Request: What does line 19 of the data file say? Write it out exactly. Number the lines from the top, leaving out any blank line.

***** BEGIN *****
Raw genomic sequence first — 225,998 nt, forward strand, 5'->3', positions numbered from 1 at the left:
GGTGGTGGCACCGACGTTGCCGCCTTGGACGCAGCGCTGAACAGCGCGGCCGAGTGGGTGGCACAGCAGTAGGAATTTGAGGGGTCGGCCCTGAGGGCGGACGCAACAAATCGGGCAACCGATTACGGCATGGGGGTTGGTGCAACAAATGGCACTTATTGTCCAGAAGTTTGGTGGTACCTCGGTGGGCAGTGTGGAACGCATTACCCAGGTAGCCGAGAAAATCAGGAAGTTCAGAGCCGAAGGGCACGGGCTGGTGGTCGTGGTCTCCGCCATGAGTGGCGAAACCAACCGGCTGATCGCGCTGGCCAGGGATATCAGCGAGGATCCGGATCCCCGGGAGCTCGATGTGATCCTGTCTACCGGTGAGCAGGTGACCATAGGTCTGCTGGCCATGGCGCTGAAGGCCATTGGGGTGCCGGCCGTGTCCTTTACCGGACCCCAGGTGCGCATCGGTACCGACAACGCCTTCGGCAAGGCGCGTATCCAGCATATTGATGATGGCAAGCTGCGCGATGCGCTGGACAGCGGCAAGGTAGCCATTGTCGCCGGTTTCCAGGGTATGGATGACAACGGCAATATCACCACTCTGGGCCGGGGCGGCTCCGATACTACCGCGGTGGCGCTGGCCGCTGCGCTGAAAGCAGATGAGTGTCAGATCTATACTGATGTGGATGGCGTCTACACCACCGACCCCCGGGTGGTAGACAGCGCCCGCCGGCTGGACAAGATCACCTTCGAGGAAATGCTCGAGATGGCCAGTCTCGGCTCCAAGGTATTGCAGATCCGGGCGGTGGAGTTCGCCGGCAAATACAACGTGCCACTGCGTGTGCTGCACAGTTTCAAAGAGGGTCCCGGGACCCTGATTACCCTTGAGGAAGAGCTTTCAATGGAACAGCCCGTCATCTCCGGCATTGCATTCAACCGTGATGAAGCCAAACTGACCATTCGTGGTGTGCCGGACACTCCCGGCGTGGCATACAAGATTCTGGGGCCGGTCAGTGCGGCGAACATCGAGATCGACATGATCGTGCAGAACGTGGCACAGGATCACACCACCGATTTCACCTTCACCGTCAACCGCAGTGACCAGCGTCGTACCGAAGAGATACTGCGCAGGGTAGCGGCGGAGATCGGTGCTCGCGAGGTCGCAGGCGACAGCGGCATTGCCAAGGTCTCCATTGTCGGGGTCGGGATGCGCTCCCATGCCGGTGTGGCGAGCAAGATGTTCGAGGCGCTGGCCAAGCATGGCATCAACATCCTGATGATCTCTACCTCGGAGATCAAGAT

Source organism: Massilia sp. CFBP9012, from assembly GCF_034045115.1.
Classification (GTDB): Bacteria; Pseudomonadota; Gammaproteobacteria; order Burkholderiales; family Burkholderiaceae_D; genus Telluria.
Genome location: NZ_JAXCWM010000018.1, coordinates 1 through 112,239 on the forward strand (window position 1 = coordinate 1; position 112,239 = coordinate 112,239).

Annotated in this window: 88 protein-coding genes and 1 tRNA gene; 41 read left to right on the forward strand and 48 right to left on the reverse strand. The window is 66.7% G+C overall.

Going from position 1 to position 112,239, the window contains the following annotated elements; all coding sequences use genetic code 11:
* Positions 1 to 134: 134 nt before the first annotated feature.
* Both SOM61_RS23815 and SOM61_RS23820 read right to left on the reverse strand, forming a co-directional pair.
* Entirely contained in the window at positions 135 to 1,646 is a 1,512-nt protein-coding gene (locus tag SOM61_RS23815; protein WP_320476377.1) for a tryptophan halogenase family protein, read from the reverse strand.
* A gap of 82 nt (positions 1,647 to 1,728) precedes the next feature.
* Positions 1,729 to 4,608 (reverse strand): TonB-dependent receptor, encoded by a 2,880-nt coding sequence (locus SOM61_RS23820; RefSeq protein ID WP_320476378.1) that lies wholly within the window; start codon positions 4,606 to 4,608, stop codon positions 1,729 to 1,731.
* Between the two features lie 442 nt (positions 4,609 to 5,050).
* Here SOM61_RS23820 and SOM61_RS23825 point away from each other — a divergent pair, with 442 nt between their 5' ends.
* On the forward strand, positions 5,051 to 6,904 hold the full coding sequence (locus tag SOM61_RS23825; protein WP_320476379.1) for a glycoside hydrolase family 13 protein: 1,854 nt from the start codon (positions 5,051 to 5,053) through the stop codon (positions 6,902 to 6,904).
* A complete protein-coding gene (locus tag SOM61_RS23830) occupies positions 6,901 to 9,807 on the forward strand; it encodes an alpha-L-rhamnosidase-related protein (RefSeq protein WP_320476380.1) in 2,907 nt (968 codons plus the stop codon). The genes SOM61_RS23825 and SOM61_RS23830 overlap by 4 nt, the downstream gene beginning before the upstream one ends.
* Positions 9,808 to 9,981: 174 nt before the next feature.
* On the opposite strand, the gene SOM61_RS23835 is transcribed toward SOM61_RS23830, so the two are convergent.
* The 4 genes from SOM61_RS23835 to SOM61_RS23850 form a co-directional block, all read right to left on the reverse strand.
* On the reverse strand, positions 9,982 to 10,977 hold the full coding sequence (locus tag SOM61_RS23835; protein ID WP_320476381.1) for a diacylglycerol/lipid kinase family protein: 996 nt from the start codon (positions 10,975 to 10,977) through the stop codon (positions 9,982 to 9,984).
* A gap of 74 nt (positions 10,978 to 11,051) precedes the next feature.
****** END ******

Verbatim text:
* The 4 genes from SOM61_RS23835 to SOM61_RS23850 form a co-directional block, all read right to left on the reverse strand.